It takes a lot to get me to the GP, but when my seal-like cough lured a pod of Orcas so close, that they beached themselves in the Sandy Straits, I found the required motivation.
When I fronted to the GP on Saturday morning, he asked me if I had to work on Monday and when I told him I was a Stay at Home Mum, he said “God, you have to work today!” If it weren’t for all the germs, I would have kissed him! He offered me acupuncture and a ventolin inhaler. Lemme tell you – that acupuncture is the goods. By Saturday arvo, I was well enough to make the chicken soup I was craving. I hunted for a time-worn recipe, but I couldn’t face fowl broth.
Fowl Broth from Maleny’s Souvenir Recipes from Pioneer Days.
Take a prepared fowl and either cut it up or cover it whole with sufficient water (for the size of the family), 1 onion, a little barley, rice or sago. When the fowl is tender (which will depend on the age – about ¾ hour for a young one) remove it from the broth, which should be thickened with a little groats, patent barley or cornflour, salt and pepper, mixed with either milk or water and let come to boil; serve hot. If the fowl be whole it may be stuffed and browned in the oven.
Cooker & a Looker’s Curative Chicken Soup
1 kg chicken drumsticks
500g pumpkin (I used jarradale – it has a great colour and it holds its form well)
3 cloves garlic
2 tsp fresh ginger, grated
6 cups water
4 stems parsley
1 sprig rosemary
1 bay leaf
1 tsp lemon zest
salt and pepper
Heat some olive oil in a heavy based pot and brown the chicken legs. Remove the chicken and set aside. Finely chop the pumpkin, leeks, carrot and parsnip. Sauté the veggies over a medium heat, adding more olive oil if necessary. Add the garlic and ginger. Return the chicken legs to the pan, top with enough water to cover the chicken – about six cups. Finely chop the parsley stems, saving the leaves for later. Add the parsley stems, rosemary, bay leaf and lemon zest to the pot. Season the soup with salt and pepper and simmer covered for 45 minutes.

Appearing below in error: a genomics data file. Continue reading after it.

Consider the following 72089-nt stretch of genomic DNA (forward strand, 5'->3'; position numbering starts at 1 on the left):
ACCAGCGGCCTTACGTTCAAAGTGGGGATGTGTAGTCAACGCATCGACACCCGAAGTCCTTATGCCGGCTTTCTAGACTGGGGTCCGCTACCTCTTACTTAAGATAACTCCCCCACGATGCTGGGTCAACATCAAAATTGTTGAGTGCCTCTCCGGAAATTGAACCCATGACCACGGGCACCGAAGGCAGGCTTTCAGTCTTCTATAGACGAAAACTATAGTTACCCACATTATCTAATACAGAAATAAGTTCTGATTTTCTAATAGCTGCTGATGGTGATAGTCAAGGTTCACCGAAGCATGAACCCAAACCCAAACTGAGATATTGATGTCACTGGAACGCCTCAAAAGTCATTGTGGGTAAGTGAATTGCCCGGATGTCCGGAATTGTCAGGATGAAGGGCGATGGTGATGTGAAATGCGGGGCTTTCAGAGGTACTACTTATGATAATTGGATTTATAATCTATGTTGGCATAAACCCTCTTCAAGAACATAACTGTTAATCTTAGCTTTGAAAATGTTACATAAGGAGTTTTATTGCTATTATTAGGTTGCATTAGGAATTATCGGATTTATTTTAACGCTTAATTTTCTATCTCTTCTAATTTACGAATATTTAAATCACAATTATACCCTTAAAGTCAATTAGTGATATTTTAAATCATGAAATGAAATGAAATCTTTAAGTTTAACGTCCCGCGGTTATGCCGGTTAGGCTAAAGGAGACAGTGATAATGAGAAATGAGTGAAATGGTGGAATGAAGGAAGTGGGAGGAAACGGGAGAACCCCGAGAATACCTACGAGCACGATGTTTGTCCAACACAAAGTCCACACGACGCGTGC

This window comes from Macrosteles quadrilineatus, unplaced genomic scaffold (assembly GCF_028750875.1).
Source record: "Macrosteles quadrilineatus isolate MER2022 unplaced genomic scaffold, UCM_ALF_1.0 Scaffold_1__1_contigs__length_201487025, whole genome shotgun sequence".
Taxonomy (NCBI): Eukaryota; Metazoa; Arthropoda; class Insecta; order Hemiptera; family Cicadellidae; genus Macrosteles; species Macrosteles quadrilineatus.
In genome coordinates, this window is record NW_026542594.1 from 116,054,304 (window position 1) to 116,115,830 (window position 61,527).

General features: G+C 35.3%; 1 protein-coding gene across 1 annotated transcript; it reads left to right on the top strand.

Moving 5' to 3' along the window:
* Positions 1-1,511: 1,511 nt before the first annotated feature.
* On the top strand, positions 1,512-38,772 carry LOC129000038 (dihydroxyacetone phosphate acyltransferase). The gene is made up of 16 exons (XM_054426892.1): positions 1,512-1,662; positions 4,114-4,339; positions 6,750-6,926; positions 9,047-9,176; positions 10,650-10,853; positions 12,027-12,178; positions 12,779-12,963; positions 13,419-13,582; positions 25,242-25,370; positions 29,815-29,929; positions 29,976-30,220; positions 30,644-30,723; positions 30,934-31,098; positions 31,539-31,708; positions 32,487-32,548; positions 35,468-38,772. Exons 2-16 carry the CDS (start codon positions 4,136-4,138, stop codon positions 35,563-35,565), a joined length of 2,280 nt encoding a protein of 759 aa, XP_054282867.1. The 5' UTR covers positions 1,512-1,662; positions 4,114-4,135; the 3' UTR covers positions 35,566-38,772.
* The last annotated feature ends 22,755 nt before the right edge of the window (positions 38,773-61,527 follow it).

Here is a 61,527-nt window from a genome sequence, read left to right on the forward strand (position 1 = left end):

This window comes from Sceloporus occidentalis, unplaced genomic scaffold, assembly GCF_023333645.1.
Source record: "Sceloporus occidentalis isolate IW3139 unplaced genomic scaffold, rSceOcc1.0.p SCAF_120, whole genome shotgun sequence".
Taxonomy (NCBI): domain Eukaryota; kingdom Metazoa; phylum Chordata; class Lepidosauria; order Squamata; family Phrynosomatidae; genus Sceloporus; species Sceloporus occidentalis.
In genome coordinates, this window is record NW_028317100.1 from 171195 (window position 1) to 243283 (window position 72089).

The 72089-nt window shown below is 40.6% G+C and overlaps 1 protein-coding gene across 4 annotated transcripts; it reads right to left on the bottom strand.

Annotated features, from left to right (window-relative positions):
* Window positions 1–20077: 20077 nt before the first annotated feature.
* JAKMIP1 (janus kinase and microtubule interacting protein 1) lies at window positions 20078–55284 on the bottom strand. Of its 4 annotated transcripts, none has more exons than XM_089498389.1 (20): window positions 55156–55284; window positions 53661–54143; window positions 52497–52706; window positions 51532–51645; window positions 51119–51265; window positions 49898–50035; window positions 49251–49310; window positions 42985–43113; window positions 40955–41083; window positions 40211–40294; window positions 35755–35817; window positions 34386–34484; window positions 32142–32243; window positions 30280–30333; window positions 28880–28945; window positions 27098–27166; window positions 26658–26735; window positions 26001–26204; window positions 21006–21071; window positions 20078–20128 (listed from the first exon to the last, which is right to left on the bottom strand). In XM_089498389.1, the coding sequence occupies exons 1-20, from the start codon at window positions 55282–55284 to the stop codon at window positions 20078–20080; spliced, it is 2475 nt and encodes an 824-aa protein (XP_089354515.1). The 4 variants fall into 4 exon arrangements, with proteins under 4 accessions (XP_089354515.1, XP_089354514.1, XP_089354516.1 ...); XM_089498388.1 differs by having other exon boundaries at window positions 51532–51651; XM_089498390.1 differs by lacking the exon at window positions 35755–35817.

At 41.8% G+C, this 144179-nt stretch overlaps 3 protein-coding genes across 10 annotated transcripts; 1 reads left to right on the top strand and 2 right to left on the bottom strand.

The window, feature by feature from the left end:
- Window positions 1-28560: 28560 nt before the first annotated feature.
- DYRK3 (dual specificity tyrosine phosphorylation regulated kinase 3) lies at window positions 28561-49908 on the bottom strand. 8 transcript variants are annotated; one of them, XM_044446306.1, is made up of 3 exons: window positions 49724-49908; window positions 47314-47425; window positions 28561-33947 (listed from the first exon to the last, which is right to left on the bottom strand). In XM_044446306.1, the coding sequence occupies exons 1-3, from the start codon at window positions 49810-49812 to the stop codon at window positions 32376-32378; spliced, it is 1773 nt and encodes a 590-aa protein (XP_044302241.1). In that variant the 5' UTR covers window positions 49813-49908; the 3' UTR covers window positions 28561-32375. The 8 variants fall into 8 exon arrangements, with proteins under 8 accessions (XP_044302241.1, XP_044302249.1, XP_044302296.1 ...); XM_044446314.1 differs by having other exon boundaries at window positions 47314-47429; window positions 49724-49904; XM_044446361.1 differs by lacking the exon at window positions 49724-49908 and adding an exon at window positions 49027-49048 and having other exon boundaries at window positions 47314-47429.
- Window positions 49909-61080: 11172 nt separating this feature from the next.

Remove the chicken legs from the soup and allow to cool slightly before removing the meat from the drumsticks. Chop the meat, cover and keep warm. Return the drumstick bones to the soup and continue to simmer for another 30 minutes.
Remove the bones, rosemary and bay leaf. Return the chicken meat to the soup and heat through, adjust the seasoning to taste. Finally, stir through the finely chopped parsley leaves. Serve hot (with fresh white bread if being sick weakens your resolve against processed carbs!) If you have a hankering for chicken noodle soup, add noodles or spaghettini for the last half hour.
There’s method in my madness – the benefits of bone broth have been well documented over the years; the ingredients of this soup are packed with vitamins and minerals and easily digested. You can feel it doing you good. Mum has always said that your body tells you what it needs when you’re sick, and you know because it’s what you feel like eating. She’s no Hippocrates, but I’m sure she’s on the money.
do you have a secret recipe for curing the sick?
does your GP have a good bedside manner?
do you reckon Hippocrates was onto something?